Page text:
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My Booky Wook

Posted on

My Booky Wook

type:
Book
Current Status:
In Season
author:
9991
publisher:
HarperCollins
genre:
Nonfiction, Memoir

We gave it an A-

Toward the end of the hilarious memoir My Booky Wook, Russell Brand — the British comedian, Forgetting Sarah Marshall star, and recovering heroin addict — archly ruminates on what he describes as the ”’to my shame’ technique.” ”You can get away with any admission, however appalling,” he explains helpfully, ”so long as it’s preceded by the words ‘to my shame.”’

Brand has done a lot of things he should be ashamed of. Or, at least, a lot of things that people think he should be ashamed of. while hosting last September’s MTV Video Music awards, he called President Bush a ”retarded cowboy.” The following month, on a BBC radio show, he and another broadcaster left a series of messages on the voicemail of septuagenarian Fawlty Towers actor Andrew Sachs talking about the fact that Brand had had sex with Sachs’ granddaughter. The BBC suspended Brand, but thanks to the resulting media firestorm, he is now one of the most famous individuals in Britain. That, one suspects, probably delights a man who in these pages admits to an ambition ”beyond the designs of the Third Reich.”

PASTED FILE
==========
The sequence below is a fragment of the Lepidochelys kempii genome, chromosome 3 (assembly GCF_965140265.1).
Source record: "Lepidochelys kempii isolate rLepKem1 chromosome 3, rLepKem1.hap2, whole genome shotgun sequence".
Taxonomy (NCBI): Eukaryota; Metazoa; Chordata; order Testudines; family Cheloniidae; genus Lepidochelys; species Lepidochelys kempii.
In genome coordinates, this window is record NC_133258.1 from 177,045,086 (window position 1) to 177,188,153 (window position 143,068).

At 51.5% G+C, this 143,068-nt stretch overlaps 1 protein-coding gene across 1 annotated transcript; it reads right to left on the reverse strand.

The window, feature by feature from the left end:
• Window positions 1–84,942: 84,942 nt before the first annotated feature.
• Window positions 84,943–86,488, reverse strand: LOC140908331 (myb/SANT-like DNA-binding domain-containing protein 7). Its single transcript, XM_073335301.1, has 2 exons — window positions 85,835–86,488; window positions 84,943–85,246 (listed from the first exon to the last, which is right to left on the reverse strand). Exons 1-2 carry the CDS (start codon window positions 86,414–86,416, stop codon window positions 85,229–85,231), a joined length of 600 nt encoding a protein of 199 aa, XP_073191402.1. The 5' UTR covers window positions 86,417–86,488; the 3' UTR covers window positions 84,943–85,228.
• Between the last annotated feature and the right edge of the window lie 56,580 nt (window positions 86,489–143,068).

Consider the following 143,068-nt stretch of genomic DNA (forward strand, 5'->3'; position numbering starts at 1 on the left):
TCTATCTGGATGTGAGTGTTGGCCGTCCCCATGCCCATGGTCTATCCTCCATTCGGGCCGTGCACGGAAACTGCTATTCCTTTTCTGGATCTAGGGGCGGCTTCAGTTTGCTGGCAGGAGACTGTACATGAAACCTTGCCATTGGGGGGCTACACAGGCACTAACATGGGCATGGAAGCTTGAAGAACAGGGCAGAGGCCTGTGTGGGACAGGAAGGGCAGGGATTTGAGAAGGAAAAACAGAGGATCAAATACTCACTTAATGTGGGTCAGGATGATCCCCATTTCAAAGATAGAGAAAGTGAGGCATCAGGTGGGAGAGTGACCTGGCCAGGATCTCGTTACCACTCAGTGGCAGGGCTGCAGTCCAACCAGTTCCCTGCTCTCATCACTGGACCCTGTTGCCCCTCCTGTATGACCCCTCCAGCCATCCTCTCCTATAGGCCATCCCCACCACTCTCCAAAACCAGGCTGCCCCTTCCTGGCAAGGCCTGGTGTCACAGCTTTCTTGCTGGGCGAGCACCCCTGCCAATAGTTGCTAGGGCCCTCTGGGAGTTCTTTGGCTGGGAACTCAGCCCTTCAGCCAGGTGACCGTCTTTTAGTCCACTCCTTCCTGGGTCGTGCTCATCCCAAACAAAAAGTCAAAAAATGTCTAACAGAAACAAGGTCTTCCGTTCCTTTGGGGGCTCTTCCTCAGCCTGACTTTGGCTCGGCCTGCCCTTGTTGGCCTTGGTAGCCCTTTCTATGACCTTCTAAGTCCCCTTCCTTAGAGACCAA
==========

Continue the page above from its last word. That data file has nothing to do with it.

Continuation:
Certainly, this child of a broken home has always enjoyed raising eyebrows. Looking back on his childhood, Brand recalls the time he drew a face on his penis for the amusement of his school chums. He also describes the shocking occasion, many years later, when he went to work at MTV Europe dressed as Osama bin Laden. the date? Sept. 12, 2001.

Many will find Brand to be a somewhat reprehensible character — but he’s definitely a funny writer. My Booky Wook is a richly detailed memoir that’s peppered with both evocative descriptions of the author’s homeland and memorable lines such as ”It is my personal belief that you cannot consider your life complete until you’ve been indoor go-kart racing with twenty junkies.” The book concludes in 2005 with the author still a barely known figure, even in the U.K. But Brand promises here another tome ”about how it feels to be famous.” To my shame, I can’t wait. A?

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